US imposes restrictions on SMIC

The United States vetoes SMIC China's largest chipmaker and the impact could be greater than that of the Huawei veto

The United States vetoes SMIC China’s largest chipmaker and the impact could be greater than that of the Huawei veto.

The United States continues to tighten the circle around the Chinese tech industry. In a new move by the Commerce Department, the technology from SMIC, China’s largest semiconductor supplier, has been deemed an “unacceptable risk” for its possible “military end use,” according to Reuters. New sanctions hitting a key player in the Chinese government’s plan to create a robust chip industry independent of the US.

According to data from CNBC, only 16% of the chips used in China are produced by themselves. Far from the 70% target they had set for 2025. A new US blockade that goes even beyond Huawei, since it affects not only the production of commercial processors, but also the development of semiconductors.

Slicing the wings of the great Chinese chipmaker

Those companies that work with the ‘Semiconductor Manufacturing International Corporation’ (SMIC) will need a license to export their products. Previously, SMIC was already affected by the blockade of Huawei, its largest client and responsible for 20% of its revenues.

The Kirin 710 chipset was Huawei’s first mobile processor designed, manufactured and fully tested in China, thanks to SMIC. But it is not the only large company to be affected. Another of the manufacturers most affected by the measure will be Qualcomm, from the United States, which takes advantage of SMIC’s semiconductors to manufacture some of its processors.

SMIC is the largest chipmaker in China, and high hopes were pinned on it. In early 2020, the Chinese smelter expected to raise up to 6.7 billion euros in its Shanghai IPO. Last August, SMIC announced its partnership with the Beijing Economic and Technological Development Area (BDAC) Management Committee to manufacture 12-nanometer wafers and help other Chinese manufacturers to overcome US restrictions. they had an investment of $ 7.6 billion.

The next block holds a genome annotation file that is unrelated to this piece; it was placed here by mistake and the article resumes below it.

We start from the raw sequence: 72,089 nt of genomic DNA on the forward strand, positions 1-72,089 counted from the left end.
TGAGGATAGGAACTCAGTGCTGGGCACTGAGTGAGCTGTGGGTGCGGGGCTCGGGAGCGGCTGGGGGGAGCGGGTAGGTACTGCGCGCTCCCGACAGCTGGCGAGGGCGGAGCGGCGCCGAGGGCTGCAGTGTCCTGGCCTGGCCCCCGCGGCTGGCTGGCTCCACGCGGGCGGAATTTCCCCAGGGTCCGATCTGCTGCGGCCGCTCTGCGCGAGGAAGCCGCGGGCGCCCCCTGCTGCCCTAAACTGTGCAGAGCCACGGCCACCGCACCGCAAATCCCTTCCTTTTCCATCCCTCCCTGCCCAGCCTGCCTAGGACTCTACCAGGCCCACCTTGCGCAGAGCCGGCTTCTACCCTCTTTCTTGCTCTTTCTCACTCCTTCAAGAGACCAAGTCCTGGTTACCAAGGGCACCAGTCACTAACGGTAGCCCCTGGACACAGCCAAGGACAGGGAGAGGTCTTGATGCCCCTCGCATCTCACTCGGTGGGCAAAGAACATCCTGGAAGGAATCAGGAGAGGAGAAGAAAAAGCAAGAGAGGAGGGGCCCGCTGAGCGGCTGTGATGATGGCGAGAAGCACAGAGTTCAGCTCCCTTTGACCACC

The goal of the US Department of Commerce is to isolate SMIC from US technology, necessary in many cases for the development of its technology. This is the case of Lam Research, with whom SMIC maintains a large part of the team and as a result shares have started to decline as soon as the decision is known. The United States is the country with the most SMIC providers, according to SCMP.

But the influence of the US wants to go further. They are aware that the rest of the world is trading with China and in recent months they have been pressing to avoid possible agreements that would benefit the Chinese technology industry. The great example is the Dutch company ASML, the world’s leading supplier of photolithography machines.

The intention was to license its extreme ultraviolet (EUV) lithography technology to China to make semiconductors, but Secretary of State Mike Pompeo interceded to convince the Netherlands not to sell that technology, according to Bloomberg.

Without access to US suppliers, China will have a hard time being in the forefront

From SMIC they reiterate that the company “manufactures semiconductors only for civil and commercial end users and end uses. The company has no relationship with the Chinese military and does not manufacture for any end user or military end uses.”

SMIC also informs that it has not been notified of the commercial blockade. Despite this, SMIC’s shares on the Shanghai Stock Exchange fell more than 6%.

The Chinese industry sees the US attack again with restrictions SMIC, the large Chinese semiconductor manufacturer and rival of companies such as TSMC and Samsung Electronics. Also Asian factories, but of Taiwanese and South Korean origin respectively.

The US blockade will further widen the huge gap that exists between TSMC or Samsung and SMIC, the great Chinese alternative in the manufacture of semiconductors that does not plan to start its production of 7 nanometer semiconductors until 2021.

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